Martin Andrews was an Anglican priest who decided in World War I that as a pacificist he would not fight, biut he could serve Kingand Country as a stretcher bearer. He was sent to Gallipoli with the bristish troops. On the eve of the invasion of Gallipoli, there was a great party on board ship. An officer told the troops they were in for one hell of a time the next morning and if anyone survived they coudl count themselves lucky.
Around midnight one of the officers sought out Martin Andrews and asked if it were true that he was a priest in civilian life. Martin said he was and the officer asked if he would be willing to conduct a communion service for the men as some were asking for a padre. Martin willingly agreed. The announcement went out that at midnight a Eucharist would be held on the deck.
Men I have never seen before come up and whisper, “I haven’t been confirmed; can I come?” Tell them all can come of they want to: everybody, Andrews replies.
A box is converted into an altar and the men crowd into one end of the ship. A silence descends. “We do not presume to come to this Thy table in our own Righteousness,” Martin begins and row upon row of men kneel upon the deck. “I can hardly reach them,” writes Andrews, “soldiers and sailors from all parts of the Empire, suke’s sons, cook’s sons, sons of a hundred kings. It is too dark fo rmy tears to be seen as I whisper to each one, ‘Preserve they body and soul unto everlasting life.”
Martin Andrews later vecame a Canon in the Anglican Church and a South Australian airman from Moonta was billetted with him during World War 2 for some R&R. Canon Andrews told him he was rowed from ship to ship and gave Holy Communion to as many as he could before the attack on Gallipoli began.
Christians believe that the ordinary elements of bread and wine in the Holy Communion carry a special quality of Christ’s life once they are blessed by the Holy Spirit of God – irt is one of the sacramental rituals of the church that nurtures in christians th elife of Christ, empowering them to live that life and work for his peace and justice in the world.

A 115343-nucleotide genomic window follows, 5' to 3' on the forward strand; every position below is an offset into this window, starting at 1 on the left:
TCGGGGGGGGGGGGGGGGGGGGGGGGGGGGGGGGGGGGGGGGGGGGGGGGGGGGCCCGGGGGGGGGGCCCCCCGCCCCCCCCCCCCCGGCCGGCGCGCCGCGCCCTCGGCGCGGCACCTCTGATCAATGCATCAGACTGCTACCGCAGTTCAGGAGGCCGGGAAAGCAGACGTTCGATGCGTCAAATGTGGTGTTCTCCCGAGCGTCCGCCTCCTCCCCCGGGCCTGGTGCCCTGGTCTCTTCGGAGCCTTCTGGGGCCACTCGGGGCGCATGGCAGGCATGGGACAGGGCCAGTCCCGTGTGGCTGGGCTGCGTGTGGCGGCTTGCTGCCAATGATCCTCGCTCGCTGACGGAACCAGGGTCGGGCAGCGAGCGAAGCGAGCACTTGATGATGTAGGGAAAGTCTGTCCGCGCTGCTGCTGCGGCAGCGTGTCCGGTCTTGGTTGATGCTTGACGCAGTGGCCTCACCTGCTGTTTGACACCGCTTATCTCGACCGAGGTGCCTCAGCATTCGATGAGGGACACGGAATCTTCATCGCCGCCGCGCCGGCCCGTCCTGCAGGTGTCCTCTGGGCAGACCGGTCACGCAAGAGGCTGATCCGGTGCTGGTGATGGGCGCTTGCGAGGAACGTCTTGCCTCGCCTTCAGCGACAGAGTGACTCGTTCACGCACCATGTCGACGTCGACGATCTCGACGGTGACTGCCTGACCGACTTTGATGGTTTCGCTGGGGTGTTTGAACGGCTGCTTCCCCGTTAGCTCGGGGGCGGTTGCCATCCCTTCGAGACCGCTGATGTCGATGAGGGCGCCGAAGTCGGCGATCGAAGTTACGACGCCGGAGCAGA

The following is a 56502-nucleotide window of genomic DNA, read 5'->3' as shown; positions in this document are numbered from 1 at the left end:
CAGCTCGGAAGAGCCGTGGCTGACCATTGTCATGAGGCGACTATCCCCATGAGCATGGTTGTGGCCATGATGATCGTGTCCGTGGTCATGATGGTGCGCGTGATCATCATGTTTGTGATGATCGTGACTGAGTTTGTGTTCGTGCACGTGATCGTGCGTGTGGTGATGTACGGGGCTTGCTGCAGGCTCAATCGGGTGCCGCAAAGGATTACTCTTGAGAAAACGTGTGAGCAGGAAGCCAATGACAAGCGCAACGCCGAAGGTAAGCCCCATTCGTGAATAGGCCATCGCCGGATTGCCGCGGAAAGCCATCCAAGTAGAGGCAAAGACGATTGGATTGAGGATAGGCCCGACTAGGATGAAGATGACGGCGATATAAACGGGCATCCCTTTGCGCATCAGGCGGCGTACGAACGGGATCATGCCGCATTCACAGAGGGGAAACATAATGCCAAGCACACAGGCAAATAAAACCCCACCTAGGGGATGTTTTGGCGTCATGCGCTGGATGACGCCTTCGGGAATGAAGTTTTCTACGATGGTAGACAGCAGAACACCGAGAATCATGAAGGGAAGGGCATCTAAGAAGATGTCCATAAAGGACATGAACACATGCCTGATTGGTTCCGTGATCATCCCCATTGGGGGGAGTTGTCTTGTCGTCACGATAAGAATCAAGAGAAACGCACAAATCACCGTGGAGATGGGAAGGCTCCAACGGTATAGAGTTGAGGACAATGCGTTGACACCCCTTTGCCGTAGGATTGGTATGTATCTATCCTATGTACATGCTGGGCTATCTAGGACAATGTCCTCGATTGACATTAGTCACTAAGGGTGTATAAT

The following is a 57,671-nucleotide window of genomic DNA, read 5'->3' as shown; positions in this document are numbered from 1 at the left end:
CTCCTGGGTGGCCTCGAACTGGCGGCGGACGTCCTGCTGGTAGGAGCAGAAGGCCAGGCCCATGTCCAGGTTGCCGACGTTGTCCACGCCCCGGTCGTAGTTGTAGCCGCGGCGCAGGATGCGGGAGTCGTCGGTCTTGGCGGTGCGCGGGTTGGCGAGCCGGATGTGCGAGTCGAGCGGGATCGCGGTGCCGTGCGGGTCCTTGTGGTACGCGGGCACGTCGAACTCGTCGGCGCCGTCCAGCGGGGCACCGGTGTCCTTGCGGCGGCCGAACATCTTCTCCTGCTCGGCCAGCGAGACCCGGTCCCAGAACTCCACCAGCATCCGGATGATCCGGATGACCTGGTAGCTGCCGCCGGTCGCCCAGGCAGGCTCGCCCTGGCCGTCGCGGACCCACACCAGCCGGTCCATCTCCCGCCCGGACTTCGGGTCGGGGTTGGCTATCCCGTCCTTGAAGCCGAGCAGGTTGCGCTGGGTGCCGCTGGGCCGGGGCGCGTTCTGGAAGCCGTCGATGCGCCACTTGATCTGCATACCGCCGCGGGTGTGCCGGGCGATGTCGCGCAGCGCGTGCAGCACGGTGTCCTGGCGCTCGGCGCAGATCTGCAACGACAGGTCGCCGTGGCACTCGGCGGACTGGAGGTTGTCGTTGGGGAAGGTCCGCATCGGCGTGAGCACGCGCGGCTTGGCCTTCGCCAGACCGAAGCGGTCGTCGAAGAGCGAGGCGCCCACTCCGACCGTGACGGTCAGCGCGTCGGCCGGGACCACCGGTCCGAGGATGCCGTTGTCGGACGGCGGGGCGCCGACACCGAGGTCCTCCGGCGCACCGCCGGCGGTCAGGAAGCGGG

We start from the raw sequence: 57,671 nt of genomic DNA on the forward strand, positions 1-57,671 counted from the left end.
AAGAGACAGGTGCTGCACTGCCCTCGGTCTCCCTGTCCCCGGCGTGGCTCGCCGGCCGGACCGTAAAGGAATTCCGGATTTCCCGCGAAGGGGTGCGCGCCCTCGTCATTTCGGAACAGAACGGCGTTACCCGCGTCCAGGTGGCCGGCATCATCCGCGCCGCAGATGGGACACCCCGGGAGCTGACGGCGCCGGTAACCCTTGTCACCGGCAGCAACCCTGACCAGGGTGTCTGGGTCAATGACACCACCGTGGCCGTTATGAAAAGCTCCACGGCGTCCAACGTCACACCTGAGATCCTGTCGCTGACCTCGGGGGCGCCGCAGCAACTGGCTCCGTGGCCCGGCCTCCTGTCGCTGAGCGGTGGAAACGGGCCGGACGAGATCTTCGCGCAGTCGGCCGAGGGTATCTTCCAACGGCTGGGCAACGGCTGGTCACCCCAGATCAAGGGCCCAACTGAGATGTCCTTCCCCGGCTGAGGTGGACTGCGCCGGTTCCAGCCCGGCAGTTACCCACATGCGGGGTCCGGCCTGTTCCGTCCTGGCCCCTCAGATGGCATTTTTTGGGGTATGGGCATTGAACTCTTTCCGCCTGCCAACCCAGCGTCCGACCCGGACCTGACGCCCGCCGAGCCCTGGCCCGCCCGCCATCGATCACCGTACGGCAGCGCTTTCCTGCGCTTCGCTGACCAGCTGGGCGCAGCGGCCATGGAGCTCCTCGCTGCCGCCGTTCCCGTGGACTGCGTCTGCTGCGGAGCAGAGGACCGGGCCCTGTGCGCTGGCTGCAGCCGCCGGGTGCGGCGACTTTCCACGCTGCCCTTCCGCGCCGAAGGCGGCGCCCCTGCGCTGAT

On the night of the 24th April 1915, many soldiers received the sacrament of the life of Christ for the ordeal they were to face. An ordeal not of their making, nor of their wish, but one they were willing to face for the sake of the freedom and joy of the Christian world they knew and loved, because it was built on the values of human dignity and love. It was built on an ethos of doing good to all, because everyone is your neighbour and forgiving your enemies as a sign of seeking peace and reconciliation.
In th euglinessof war; in the inhumanity of humankind against each other and in our capacity to do eveil to each other, people often ask, and I count myself among them sometimes – Where is God in the midst of this? Why doesn’t God step in and stop it?
I have come to the conclusion that God is always there in thre midst of war. God is always stepping in to stop it and to call people to peace. Who can hear his voice? Who will dare to look for another way?